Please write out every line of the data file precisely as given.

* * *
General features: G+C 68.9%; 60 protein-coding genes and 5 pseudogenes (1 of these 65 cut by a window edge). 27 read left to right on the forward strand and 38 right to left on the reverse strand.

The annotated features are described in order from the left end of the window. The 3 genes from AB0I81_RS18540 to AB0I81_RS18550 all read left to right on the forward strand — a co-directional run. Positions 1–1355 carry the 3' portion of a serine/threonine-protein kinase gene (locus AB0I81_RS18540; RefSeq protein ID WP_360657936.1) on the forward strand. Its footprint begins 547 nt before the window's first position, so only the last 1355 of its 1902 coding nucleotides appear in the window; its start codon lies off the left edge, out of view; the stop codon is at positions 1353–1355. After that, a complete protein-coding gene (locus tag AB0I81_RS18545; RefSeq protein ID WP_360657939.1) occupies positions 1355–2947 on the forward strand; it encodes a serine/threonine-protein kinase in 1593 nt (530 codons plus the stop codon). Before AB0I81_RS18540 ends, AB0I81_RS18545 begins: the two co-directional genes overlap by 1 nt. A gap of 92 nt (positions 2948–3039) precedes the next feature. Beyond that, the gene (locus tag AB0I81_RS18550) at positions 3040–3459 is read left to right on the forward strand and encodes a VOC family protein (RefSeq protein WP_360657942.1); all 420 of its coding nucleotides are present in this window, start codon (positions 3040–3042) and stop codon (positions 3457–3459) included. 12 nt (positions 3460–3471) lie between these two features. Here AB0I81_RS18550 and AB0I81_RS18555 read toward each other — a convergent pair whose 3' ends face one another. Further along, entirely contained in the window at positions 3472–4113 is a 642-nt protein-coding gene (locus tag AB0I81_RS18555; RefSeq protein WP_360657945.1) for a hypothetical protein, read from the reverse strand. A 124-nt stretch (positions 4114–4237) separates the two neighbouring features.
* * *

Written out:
General features: G+C 68.9%; 60 protein-coding genes and 5 pseudogenes (1 of these 65 cut by a window edge). 27 read left to right on the forward strand and 38 right to left on the reverse strand.

The annotated features are described in order from the left end of the window. The 3 genes from AB0I81_RS18540 to AB0I81_RS18550 all read left to right on the forward strand — a co-directional run. Positions 1–1355 carry the 3' portion of a serine/threonine-protein kinase gene (locus AB0I81_RS18540; RefSeq protein ID WP_360657936.1) on the forward strand. Its footprint begins 547 nt before the window's first position, so only the last 1355 of its 1902 coding nucleotides appear in the window; its start codon lies off the left edge, out of view; the stop codon is at positions 1353–1355. After that, a complete protein-coding gene (locus tag AB0I81_RS18545; RefSeq protein ID WP_360657939.1) occupies positions 1355–2947 on the forward strand; it encodes a serine/threonine-protein kinase in 1593 nt (530 codons plus the stop codon). Before AB0I81_RS18540 ends, AB0I81_RS18545 begins: the two co-directional genes overlap by 1 nt. A gap of 92 nt (positions 2948–3039) precedes the next feature. Beyond that, the gene (locus tag AB0I81_RS18550) at positions 3040–3459 is read left to right on the forward strand and encodes a VOC family protein (RefSeq protein WP_360657942.1); all 420 of its coding nucleotides are present in this window, start codon (positions 3040–3042) and stop codon (positions 3457–3459) included. 12 nt (positions 3460–3471) lie between these two features. Here AB0I81_RS18550 and AB0I81_RS18555 read toward each other — a convergent pair whose 3' ends face one another. Further along, entirely contained in the window at positions 3472–4113 is a 642-nt protein-coding gene (locus tag AB0I81_RS18555; RefSeq protein WP_360657945.1) for a hypothetical protein, read from the reverse strand. A 124-nt stretch (positions 4114–4237) separates the two neighbouring features.